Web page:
Politico reported fellow freshman Rep. Alexandria Ocasio-Cortez, D-N.Y., concurred with the criminal nature of revenge porn and the double standard.

“This doesn’t happen to male members in the same way, revenge porn in this respect. It’s horrific. I don’t think we’re really talking about how targeted and serious this is. We’re talking about a major crime … being committed against her,” Ocasio-Cortez said.

Her liberal politics aside, the New York lawmaker has a point. Forty-six states plus the District of Columbia now have revenge porn laws, so that should rightly give pause to vengeful, bitter “exes.” But sometimes the perpetrators are prosecuted; often, they are not.

The New York Times reported on one such case in California involving a $6.4 million verdict, the largest of its kind. The plaintiff in the case, listed as Jane Doe, sued her ex-boyfriend, David Elam II, back in 2014 for sharing intimate photos she had sent to him during their relationship and posting them on porn sites. Elam also reportedly posted many images to Tumblr and sent her photos to friends and professional associates.

While Elam was prosecuted to the full extent of the law, prosecuting revenge porn takes money and time that many people don’t have. Even if a woman decides to try and prosecute her perpetrator, the immediate effects, as we saw with Hill, are impossible to reverse. The New York Post reported that Hill has hired an attorney and plans to sue over the revenge porn photos.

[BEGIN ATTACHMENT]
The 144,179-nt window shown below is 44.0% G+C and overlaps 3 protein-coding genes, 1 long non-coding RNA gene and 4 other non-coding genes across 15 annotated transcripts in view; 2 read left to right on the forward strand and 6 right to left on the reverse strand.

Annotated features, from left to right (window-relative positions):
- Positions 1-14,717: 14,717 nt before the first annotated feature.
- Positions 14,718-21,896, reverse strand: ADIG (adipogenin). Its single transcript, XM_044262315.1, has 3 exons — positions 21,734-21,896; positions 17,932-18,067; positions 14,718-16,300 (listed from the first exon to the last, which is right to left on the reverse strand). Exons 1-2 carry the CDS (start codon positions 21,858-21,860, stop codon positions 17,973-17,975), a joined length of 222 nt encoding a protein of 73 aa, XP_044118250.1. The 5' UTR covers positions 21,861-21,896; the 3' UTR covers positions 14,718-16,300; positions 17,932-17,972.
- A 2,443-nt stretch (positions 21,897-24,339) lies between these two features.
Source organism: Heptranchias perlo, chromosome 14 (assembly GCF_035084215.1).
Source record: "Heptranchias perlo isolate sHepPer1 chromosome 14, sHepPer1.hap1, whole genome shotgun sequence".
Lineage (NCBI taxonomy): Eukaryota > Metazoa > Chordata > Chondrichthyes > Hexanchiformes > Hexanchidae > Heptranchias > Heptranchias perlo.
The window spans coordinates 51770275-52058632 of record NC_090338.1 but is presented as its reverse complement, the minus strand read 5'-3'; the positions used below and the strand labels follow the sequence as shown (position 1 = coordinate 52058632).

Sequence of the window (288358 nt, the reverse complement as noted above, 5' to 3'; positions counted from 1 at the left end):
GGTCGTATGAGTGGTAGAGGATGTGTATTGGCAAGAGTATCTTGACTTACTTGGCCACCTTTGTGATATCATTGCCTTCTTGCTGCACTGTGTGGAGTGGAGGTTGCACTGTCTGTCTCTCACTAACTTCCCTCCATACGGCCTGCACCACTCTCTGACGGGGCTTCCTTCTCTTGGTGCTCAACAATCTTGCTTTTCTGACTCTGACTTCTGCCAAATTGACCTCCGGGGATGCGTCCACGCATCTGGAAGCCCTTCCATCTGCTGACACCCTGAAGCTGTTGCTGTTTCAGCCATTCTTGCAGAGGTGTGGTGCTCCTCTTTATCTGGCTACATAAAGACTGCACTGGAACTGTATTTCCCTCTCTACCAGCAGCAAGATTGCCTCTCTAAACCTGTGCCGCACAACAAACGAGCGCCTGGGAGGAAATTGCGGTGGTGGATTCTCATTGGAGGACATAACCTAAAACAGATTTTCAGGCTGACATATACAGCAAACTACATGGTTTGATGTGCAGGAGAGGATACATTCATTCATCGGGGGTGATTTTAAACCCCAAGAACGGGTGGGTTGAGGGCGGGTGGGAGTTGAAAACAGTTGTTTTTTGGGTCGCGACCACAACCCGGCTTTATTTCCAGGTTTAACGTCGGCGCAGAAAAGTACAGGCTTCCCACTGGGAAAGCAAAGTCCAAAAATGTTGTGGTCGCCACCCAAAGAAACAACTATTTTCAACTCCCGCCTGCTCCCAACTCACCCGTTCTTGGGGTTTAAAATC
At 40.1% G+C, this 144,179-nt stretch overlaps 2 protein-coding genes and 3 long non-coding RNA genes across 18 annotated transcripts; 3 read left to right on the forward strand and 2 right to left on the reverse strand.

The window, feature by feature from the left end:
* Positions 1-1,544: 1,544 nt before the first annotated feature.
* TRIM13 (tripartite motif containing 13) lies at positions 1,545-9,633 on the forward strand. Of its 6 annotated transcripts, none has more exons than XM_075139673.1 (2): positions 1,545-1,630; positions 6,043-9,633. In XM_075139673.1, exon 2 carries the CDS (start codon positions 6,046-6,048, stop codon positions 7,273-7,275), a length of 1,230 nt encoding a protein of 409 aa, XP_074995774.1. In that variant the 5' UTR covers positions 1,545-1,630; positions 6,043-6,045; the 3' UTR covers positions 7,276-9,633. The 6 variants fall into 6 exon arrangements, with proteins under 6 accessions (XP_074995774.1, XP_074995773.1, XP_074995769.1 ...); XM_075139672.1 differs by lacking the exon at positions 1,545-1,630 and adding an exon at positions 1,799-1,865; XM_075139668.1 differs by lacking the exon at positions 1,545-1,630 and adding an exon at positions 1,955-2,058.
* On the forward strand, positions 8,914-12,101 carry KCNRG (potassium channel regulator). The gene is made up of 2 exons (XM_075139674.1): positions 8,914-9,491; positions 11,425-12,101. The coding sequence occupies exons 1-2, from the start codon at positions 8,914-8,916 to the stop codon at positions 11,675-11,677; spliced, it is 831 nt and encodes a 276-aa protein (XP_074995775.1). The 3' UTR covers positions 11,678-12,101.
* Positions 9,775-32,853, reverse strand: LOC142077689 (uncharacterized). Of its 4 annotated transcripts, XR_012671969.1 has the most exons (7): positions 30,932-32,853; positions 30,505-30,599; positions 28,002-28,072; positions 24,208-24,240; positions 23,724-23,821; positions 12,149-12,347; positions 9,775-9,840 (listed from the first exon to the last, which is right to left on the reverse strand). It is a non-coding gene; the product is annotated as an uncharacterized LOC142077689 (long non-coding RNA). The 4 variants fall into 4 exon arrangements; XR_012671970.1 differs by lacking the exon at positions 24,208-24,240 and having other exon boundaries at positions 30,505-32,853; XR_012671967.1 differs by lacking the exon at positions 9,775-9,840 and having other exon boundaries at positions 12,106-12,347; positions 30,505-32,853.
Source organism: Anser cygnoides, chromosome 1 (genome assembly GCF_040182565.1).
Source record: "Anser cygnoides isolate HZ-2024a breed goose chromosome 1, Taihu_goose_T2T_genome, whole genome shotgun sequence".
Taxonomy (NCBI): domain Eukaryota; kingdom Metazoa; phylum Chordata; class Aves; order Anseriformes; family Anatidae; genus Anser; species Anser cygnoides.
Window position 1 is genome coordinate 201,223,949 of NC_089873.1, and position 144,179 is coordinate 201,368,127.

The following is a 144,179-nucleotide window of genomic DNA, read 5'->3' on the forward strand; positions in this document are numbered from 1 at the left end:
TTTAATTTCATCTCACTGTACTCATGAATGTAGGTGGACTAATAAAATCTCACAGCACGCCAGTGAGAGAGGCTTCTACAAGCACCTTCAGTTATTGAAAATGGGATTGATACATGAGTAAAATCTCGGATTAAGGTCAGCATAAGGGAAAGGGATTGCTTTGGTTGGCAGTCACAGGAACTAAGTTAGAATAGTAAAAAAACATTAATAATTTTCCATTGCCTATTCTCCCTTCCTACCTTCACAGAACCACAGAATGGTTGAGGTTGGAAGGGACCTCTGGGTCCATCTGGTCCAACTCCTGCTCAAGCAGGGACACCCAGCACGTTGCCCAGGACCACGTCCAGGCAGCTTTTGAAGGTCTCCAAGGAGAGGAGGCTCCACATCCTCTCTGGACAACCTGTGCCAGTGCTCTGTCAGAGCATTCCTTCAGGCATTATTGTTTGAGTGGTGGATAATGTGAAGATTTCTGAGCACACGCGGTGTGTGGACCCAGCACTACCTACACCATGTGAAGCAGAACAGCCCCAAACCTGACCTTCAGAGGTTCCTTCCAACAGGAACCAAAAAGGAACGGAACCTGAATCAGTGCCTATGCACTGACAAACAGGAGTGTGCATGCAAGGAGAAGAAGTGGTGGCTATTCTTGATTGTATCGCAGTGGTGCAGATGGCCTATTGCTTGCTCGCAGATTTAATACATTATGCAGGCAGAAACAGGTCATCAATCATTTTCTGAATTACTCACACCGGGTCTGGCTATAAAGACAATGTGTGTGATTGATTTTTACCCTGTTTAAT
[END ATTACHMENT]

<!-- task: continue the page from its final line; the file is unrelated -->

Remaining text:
It’s irresponsible for any outlet—right- or left-leaning—to publish photos of a person for the sole purpose of humiliation and embarrassment. There might be a place for steamy news in the entertainment industry, but surely we can agree, regardless of partisan views, that posting a nude “selfie” of a person without the person’s permission—especially when leaked specifically to exact revenge—does not fall into that category for a political or news organization.

If those inside the Beltway are serious about the #MeToo movement, cracking down on revenge porn would be one way to demonstrate it.

A picture might be worth a thousand words, but in cases like Hill’s, publications should refuse to publish such clickbait, and tell the salacious story, if it’s legitimately newsworthy, via old-fashioned reporting.